We chose this to keep the cars speed manageable, and it allow people to continue to run the cars on a smaller budget. Not everyone can afford to purchase electronics and different motors for every car they own.

WGT has become a fairly popular class in our club, as we now run this class indoors in winter, and outdoors during the summer.

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Old 12-15-2011, 11:36 PM   #22
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the title of the thread was why is 17.5 so popular in the US. not what do you guys run at your track because you don't like what most of the country is doing. what big races do you go to that offer 10.5? none come to my mind. the IIC, the ROAR Nats, the US Indoor Champs, the Snowbirds and the Halloween Classic all offer blinky stock, 13.5 open or blinky and mod. there has to be a middle/common ground that new drivers can run that is also friendly to more experienced drivers. stock fills that void.

at the US Indoor Championships this year, they chose to run 17.5 boosted and found the attendance to be dismal because people didn't have the time or the place to work on a good boosted setup. they had 150 entries or less, while it was still a fun race, people just didn't want to run boosted. that race last year had a G main in 1/12 stock, this year, a C main. that's pretty pathetic.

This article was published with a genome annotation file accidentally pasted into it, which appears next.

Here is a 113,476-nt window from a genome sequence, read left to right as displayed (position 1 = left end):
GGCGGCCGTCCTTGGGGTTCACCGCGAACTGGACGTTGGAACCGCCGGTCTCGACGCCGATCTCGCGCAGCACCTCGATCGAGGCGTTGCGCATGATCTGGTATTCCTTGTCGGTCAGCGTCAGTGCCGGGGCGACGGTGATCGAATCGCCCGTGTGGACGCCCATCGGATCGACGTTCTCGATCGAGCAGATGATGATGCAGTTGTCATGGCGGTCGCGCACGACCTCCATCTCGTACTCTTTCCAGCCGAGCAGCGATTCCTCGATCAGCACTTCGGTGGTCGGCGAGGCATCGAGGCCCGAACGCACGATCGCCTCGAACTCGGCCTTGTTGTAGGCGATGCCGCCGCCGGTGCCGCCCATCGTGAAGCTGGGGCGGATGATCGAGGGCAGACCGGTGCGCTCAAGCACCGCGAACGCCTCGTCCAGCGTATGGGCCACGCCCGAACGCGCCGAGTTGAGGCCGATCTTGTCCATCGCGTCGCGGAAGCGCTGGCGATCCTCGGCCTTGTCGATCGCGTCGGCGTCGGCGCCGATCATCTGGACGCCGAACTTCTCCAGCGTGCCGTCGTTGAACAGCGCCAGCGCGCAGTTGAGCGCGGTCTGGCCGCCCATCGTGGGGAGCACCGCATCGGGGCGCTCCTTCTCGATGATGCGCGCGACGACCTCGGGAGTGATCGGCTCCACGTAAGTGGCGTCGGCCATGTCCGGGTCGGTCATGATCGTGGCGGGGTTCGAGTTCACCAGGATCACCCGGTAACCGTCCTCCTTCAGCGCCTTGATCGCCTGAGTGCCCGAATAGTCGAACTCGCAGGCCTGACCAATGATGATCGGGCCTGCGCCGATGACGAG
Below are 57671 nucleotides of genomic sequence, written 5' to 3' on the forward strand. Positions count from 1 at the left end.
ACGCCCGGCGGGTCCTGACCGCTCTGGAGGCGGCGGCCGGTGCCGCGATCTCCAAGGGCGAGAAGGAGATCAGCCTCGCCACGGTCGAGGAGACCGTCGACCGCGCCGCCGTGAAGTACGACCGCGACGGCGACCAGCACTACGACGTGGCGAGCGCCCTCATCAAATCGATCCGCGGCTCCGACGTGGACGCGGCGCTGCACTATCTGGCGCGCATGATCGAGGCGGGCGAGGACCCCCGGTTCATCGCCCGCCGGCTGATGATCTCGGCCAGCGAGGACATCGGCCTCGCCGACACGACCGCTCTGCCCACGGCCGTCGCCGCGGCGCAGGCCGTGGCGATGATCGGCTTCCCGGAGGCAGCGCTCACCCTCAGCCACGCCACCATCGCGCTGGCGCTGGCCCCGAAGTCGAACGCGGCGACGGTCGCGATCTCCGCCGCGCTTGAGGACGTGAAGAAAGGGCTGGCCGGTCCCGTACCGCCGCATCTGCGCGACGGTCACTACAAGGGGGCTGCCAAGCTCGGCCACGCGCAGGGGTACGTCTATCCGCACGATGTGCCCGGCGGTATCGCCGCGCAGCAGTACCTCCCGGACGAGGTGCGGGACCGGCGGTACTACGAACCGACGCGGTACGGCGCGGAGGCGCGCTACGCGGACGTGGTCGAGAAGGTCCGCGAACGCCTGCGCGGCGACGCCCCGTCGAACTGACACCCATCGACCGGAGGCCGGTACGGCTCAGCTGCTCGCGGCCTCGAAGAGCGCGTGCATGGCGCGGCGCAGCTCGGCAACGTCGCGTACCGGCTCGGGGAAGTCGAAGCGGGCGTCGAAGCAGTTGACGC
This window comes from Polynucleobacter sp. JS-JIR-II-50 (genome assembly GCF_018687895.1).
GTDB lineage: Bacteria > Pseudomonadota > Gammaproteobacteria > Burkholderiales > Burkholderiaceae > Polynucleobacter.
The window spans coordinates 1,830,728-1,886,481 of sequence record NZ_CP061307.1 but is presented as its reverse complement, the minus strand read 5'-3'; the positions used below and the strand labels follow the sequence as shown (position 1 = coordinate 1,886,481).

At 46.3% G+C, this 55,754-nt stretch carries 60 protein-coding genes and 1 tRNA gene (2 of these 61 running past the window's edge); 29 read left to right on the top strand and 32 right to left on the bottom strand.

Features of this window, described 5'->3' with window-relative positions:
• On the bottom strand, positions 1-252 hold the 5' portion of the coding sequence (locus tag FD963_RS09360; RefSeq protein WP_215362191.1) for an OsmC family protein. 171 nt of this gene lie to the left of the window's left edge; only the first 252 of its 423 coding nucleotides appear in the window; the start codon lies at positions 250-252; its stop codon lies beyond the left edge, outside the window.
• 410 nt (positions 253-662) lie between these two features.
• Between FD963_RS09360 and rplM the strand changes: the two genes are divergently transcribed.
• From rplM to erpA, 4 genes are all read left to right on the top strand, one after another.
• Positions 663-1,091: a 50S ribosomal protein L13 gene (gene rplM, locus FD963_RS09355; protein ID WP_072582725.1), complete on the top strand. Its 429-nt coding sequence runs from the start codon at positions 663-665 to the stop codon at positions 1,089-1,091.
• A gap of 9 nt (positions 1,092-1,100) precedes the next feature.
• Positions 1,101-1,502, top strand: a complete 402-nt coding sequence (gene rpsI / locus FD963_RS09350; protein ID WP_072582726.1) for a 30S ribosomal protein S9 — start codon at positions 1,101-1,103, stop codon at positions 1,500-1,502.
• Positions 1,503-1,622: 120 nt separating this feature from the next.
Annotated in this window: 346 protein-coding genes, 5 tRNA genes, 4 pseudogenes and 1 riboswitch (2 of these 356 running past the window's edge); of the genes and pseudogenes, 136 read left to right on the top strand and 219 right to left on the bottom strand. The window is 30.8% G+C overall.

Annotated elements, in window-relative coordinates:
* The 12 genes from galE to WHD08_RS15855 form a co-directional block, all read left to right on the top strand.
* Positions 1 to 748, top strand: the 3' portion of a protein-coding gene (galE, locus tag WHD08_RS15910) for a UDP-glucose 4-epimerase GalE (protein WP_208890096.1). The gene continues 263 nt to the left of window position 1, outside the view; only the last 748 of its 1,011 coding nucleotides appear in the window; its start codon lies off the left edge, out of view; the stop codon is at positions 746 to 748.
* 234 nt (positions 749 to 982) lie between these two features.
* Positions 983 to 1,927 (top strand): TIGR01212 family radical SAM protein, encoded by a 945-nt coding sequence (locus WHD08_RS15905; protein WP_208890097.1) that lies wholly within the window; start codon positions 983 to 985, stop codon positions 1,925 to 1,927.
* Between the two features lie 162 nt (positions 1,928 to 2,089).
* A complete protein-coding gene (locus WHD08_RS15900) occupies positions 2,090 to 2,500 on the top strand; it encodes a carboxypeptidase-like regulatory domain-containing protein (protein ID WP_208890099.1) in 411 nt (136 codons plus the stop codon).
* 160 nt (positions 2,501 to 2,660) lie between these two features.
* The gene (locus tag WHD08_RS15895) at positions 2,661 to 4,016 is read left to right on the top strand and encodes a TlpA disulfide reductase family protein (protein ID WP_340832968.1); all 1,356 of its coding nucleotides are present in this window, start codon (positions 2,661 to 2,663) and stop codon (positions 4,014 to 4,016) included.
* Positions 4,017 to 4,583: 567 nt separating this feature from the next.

open racing still has it's drawbacks...I'll run either, but at our track, blinky stock is what happens to be the popular choice as it is with a large number of tracks across the country.

not trying to start fires, just voicing my opinion of why 17.5 is popular in the US.
While we're talking about race results, The stock 12th A at the Classic and the blinky TC main at the Champs were demolition derbies compared to the stock 12th A at the Champs, and the Masters A main at the Champs was one of the best finishes I've ever seen. Frank and Chuck were separated by 9 hundredths of a second. That's a pretty close finish delivered in boosted.

Mod is simply too fast for MOST people on the tracks we race on here in the US. In the old days the jump from stock to mod was a much smaller leap, probably because you couldn't drive a 12th mod car with an 8 turn completely strapped for 8 mins. You actually had to worry about dumping, and base your strategy around that. Now you throw in a 4.0, dial in some boost, strap in a 6000 mah pack and rip the trigger off. If you tap, your car's in pieces.

Everyone says that we're running faster in 17.5 now than we were in Mod 7 or so years ago. You then factor in that Mod is a full second or sometimes more per lap faster than blinky 17.5, and you see that maybe we've gone and spec'd up mod to the point that it's out of reach for most hobbyists.
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Old 12-16-2011, 12:06 AM   #23
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Originally Posted by Rick Hohwart View Post
Track size is one main issue but the racing mentality in the US has changed. Eventually moving to modified used to be a part of a racer's natural progression up the ranks. Now stock results are considered just as prestigious as modified and there is no longer a stigma attached to sandbagging in stock classes.